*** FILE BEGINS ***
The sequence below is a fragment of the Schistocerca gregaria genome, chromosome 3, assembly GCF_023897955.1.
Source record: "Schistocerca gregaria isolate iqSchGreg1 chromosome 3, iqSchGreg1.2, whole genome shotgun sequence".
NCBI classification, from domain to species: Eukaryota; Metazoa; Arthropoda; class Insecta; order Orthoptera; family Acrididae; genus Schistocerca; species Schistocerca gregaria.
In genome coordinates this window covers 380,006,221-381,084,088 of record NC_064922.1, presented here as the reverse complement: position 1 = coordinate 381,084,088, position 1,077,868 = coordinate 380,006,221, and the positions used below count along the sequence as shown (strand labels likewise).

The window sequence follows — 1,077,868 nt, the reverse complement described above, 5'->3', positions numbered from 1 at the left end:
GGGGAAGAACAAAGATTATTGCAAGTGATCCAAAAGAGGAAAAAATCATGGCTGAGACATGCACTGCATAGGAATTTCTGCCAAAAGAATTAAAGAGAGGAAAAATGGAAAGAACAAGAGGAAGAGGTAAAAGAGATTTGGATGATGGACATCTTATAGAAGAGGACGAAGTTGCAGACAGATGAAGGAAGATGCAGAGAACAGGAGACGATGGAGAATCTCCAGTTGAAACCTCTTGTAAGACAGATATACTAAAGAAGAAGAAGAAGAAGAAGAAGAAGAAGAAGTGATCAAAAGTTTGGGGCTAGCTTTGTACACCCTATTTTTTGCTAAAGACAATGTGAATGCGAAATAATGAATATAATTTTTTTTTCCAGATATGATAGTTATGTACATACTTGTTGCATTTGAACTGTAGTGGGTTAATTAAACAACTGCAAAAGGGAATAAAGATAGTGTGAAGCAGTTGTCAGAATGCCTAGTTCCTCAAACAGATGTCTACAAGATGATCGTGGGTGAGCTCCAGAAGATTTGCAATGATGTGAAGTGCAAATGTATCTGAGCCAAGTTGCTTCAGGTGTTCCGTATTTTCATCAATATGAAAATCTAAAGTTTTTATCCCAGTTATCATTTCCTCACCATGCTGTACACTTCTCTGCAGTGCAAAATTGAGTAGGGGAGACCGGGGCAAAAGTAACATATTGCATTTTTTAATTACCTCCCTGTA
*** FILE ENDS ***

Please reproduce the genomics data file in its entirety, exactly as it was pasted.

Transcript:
The sequence below is a fragment of the Schistocerca gregaria genome, chromosome 3, assembly GCF_023897955.1.
Source record: "Schistocerca gregaria isolate iqSchGreg1 chromosome 3, iqSchGreg1.2, whole genome shotgun sequence".
NCBI classification, from domain to species: Eukaryota; Metazoa; Arthropoda; class Insecta; order Orthoptera; family Acrididae; genus Schistocerca; species Schistocerca gregaria.
In genome coordinates this window covers 380,006,221-381,084,088 of record NC_064922.1, presented here as the reverse complement: position 1 = coordinate 381,084,088, position 1,077,868 = coordinate 380,006,221, and the positions used below count along the sequence as shown (strand labels likewise).

The window sequence follows — 1,077,868 nt, the reverse complement described above, 5'->3', positions numbered from 1 at the left end:
GGGGAAGAACAAAGATTATTGCAAGTGATCCAAAAGAGGAAAAAATCATGGCTGAGACATGCACTGCATAGGAATTTCTGCCAAAAGAATTAAAGAGAGGAAAAATGGAAAGAACAAGAGGAAGAGGTAAAAGAGATTTGGATGATGGACATCTTATAGAAGAGGACGAAGTTGCAGACAGATGAAGGAAGATGCAGAGAACAGGAGACGATGGAGAATCTCCAGTTGAAACCTCTTGTAAGACAGATATACTAAAGAAGAAGAAGAAGAAGAAGAAGAAGAAGAAGTGATCAAAAGTTTGGGGCTAGCTTTGTACACCCTATTTTTTGCTAAAGACAATGTGAATGCGAAATAATGAATATAATTTTTTTTTCCAGATATGATAGTTATGTACATACTTGTTGCATTTGAACTGTAGTGGGTTAATTAAACAACTGCAAAAGGGAATAAAGATAGTGTGAAGCAGTTGTCAGAATGCCTAGTTCCTCAAACAGATGTCTACAAGATGATCGTGGGTGAGCTCCAGAAGATTTGCAATGATGTGAAGTGCAAATGTATCTGAGCCAAGTTGCTTCAGGTGTTCCGTATTTTCATCAATATGAAAATCTAAAGTTTTTATCCCAGTTATCATTTCCTCACCATGCTGTACACTTCTCTGCAGTGCAAAATTGAGTAGGGGAGACCGGGGCAAAAGTAACATATTGCATTTTTTAATTACCTCCCTGTA